The pulp canal is the hollow area inside a tooth that is filled with sensitive pulp tissue (blood vessels, nerves, and connective tissue), which allows the teeth to grow, mature, and respond to stress. Endodontic disease refers to damage to the pulp, commonly termed pulpitis. Depending on the severity of the insult, the pulpitis may be reversible or irreversible. Reversible pulpitis is usually caused by minor trauma, with the tooth surviving the insult. Irreversible pulpitis is a result of major trauma and results in the “death” of the tooth. One of the more common causes of irreversible pulpitis in veterinary patients is tooth fractures, exposing the pulp tissue to bacteria in the oral cavity.
Fractured teeth are a very common occurrence in dogs and cats, resulting from external trauma or chewing on hard objects. The teeth most frequently broken are the canine (fang) teeth in the dog and the cat, and the upper fourth premolar teeth (the large upper teeth in the back of the mouth) in dogs.
Anyone who has experienced tooth pain in their own mouth can verify that this can be very painful. Unfortunately, our pets rarely show signs of discomfort; pets tend to hide their pain, thus making it difficult for us as owners to be aware there might be a problem. Many clients relate that their pets acted “years younger” after the endodontic problem has been correctly treated.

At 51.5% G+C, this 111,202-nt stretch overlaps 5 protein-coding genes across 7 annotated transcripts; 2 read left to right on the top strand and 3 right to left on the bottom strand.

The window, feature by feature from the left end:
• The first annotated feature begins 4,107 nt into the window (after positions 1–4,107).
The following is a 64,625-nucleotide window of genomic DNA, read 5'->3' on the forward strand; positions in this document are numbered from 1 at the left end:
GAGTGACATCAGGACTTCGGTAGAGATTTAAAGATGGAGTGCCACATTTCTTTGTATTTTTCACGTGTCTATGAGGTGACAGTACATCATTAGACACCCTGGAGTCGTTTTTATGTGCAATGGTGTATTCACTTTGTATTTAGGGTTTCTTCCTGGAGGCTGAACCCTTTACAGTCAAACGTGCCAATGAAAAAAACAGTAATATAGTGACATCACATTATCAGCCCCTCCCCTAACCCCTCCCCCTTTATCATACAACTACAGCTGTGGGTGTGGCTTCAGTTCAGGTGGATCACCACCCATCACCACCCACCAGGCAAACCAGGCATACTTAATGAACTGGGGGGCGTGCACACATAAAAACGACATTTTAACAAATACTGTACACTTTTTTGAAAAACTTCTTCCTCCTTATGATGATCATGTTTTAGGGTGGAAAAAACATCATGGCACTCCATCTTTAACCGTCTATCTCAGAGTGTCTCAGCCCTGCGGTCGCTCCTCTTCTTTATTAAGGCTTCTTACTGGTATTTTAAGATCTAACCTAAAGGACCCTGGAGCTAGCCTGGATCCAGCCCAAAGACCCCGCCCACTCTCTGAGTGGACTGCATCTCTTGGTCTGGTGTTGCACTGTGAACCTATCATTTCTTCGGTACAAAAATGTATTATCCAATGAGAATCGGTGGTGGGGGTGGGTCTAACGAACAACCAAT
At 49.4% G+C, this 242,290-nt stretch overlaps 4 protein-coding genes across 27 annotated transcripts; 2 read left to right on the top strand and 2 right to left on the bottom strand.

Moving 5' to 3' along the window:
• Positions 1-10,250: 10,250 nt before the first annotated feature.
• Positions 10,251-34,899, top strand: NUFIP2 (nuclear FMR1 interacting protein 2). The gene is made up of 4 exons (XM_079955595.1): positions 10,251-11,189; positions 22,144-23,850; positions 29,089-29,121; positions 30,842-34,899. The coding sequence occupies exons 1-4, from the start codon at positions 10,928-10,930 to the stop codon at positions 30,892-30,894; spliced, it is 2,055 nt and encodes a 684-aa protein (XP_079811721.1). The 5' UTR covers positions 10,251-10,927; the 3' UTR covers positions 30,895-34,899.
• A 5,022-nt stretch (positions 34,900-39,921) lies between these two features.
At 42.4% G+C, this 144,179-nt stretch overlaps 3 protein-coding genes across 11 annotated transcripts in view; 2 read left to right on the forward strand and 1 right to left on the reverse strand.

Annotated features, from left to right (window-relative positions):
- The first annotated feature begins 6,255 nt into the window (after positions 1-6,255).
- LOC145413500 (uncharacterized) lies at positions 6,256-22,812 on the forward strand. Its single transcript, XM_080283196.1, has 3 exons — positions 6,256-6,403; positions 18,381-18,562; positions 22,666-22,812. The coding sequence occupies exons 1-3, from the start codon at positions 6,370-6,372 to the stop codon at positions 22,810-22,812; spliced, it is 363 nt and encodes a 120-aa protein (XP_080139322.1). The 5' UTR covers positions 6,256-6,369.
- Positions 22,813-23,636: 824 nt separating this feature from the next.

Root canal therapy involves the removal of diseased pulpal tissue which consists of blood vessels and nerves. The clean and disinfected root canal is then filled with an inert material to prevent future bacterial contamination. The tooth is then bonded with tooth-colored restorations. This is done to seal the crown and dentin against further infection.